Is your business prepared to handle all kind of online threats? A recent study shows that it probably isn’t. According to the think tank Ponemon Institute, four out of five businesses don’t have the infrastructure or security experts they need to spot and prevent incoming cyber attacks from succeeding. This is a significant statistic that can’t be ignored, especially if you want to secure your business.
Additional findings from the study include:
- Only about 17 percent of respondents claim that they have any sort of process for gathering intelligence about network threats.
- 38 percent of companies don’t have any method of intelligence gathering at all.
- Other companies either have one for specific purposes, or have one that’s not spread out throughout their entire organization.
Regardless, the point stands that not enough is being done to learn about, and prevent, threats from accessing business infrastructures.
The Ponemon Institute claims that businesses are experiencing, on average, at least one or more external cyber attacks every month, and these breaches are costing the businesses about $3.5 million annually.
Your business’ administration should consider whether or not it can afford to become the target of further data breaches. More often than not, we expect the answer to be “no.” Yet, so many businesses refuse to accept that they could become the target of a data breach.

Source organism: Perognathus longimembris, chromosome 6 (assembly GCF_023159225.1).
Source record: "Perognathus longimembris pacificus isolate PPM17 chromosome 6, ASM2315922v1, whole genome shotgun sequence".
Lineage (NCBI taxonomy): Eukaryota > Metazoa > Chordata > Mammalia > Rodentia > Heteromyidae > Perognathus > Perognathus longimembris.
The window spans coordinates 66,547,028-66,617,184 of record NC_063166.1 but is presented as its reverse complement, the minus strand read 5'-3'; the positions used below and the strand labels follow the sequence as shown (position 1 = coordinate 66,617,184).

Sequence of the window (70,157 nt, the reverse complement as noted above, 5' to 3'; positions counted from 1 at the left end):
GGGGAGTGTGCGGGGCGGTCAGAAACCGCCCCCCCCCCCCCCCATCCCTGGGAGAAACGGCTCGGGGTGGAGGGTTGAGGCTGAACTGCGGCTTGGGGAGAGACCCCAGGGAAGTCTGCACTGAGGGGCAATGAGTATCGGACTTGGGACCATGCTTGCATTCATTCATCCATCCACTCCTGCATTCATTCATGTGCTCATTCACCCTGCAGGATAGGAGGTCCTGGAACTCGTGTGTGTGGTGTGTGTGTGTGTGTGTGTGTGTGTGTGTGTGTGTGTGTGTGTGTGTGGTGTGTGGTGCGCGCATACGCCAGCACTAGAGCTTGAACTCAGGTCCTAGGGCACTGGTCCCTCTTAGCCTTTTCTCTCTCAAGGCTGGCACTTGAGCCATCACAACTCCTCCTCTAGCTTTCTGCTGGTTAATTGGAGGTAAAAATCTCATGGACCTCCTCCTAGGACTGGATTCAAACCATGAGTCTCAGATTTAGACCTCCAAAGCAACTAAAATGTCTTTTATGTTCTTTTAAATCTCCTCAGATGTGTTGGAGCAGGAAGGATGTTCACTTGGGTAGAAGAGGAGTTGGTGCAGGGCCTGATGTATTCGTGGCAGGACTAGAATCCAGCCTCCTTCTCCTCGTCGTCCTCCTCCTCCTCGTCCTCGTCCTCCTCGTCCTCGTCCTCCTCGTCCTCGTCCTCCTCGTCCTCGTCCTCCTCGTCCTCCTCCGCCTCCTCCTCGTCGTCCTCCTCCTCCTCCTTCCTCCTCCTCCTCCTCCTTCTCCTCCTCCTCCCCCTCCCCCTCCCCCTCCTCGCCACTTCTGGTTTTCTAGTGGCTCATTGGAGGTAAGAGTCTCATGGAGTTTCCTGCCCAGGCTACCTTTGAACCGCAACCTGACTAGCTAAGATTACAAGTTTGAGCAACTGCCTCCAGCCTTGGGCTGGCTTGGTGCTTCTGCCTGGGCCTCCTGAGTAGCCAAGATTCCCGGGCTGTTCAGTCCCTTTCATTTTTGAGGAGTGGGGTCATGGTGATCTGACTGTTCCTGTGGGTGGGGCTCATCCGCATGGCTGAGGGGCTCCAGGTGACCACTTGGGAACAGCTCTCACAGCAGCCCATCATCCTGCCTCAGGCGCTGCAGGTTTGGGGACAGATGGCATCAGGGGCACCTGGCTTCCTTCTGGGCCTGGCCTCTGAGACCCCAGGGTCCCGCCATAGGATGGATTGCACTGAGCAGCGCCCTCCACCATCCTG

One of the major threats comes from phishing attempts, a strategy used by hackers that tempt email recipients into divulging their personal or organizational credentials. The hackers on the other end of the email will then use these credentials to gain access and control. If people can’t tell the difference between friend and foe, they could potentially invite threats into the network without knowing it.
Here are two strategies we suggest you take into consideration when deciding how to improve your company’s network security:
- Introduce proactive measures: This includes introducing security measures that work for every user accessing your network. Security solutions such as firewalls and antivirus can help you detect and eliminate threats that could potentially cause problems for your organization. Additionally, you should be prepared with other solutions including spam blocking and content filtering to cut down on your employees’ exposure to threats.
- Educate your employees: Your team needs to be aware of security best practices, like password security, how to identify phishing scams, and so on. Security should be a part of company culture, and your team needs to embrace it if you want to keep your data safe.
Automation Concepts & Technologies, Inc. can be the security professionals you need to keep your systems safe and secure from external threats. To learn more, give us a call at (508) 622-5100.
Cybersecurity is one of the most important aspects of running a business. Therefore, here are some of the best ways that your employees can contribute to your company’s technology security practices.